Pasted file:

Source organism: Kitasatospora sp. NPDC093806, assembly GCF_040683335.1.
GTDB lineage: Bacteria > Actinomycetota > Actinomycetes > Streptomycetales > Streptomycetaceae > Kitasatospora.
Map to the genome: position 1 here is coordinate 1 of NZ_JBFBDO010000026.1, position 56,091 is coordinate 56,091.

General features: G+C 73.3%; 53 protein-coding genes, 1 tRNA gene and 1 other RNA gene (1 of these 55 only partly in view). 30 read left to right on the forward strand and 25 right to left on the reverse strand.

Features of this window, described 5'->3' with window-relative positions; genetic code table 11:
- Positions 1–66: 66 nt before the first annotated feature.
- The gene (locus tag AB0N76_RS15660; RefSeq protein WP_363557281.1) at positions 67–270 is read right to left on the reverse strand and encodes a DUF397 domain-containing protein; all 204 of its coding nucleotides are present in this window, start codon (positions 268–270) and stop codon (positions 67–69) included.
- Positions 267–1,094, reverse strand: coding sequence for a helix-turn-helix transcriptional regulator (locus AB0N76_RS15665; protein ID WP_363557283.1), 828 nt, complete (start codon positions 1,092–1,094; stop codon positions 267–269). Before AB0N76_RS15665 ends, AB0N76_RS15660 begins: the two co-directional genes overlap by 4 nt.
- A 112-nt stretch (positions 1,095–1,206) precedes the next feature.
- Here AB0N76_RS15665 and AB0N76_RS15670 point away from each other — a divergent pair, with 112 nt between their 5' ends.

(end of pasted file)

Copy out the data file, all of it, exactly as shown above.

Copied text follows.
Source organism: Kitasatospora sp. NPDC093806, assembly GCF_040683335.1.
GTDB lineage: Bacteria > Actinomycetota > Actinomycetes > Streptomycetales > Streptomycetaceae > Kitasatospora.
Map to the genome: position 1 here is coordinate 1 of NZ_JBFBDO010000026.1, position 56,091 is coordinate 56,091.

General features: G+C 73.3%; 53 protein-coding genes, 1 tRNA gene and 1 other RNA gene (1 of these 55 only partly in view). 30 read left to right on the forward strand and 25 right to left on the reverse strand.

Features of this window, described 5'->3' with window-relative positions; genetic code table 11:
- Positions 1–66: 66 nt before the first annotated feature.
- The gene (locus tag AB0N76_RS15660; RefSeq protein WP_363557281.1) at positions 67–270 is read right to left on the reverse strand and encodes a DUF397 domain-containing protein; all 204 of its coding nucleotides are present in this window, start codon (positions 268–270) and stop codon (positions 67–69) included.
- Positions 267–1,094, reverse strand: coding sequence for a helix-turn-helix transcriptional regulator (locus AB0N76_RS15665; protein ID WP_363557283.1), 828 nt, complete (start codon positions 1,092–1,094; stop codon positions 267–269). Before AB0N76_RS15665 ends, AB0N76_RS15660 begins: the two co-directional genes overlap by 4 nt.
- A 112-nt stretch (positions 1,095–1,206) precedes the next feature.
- Here AB0N76_RS15665 and AB0N76_RS15670 point away from each other — a divergent pair, with 112 nt between their 5' ends.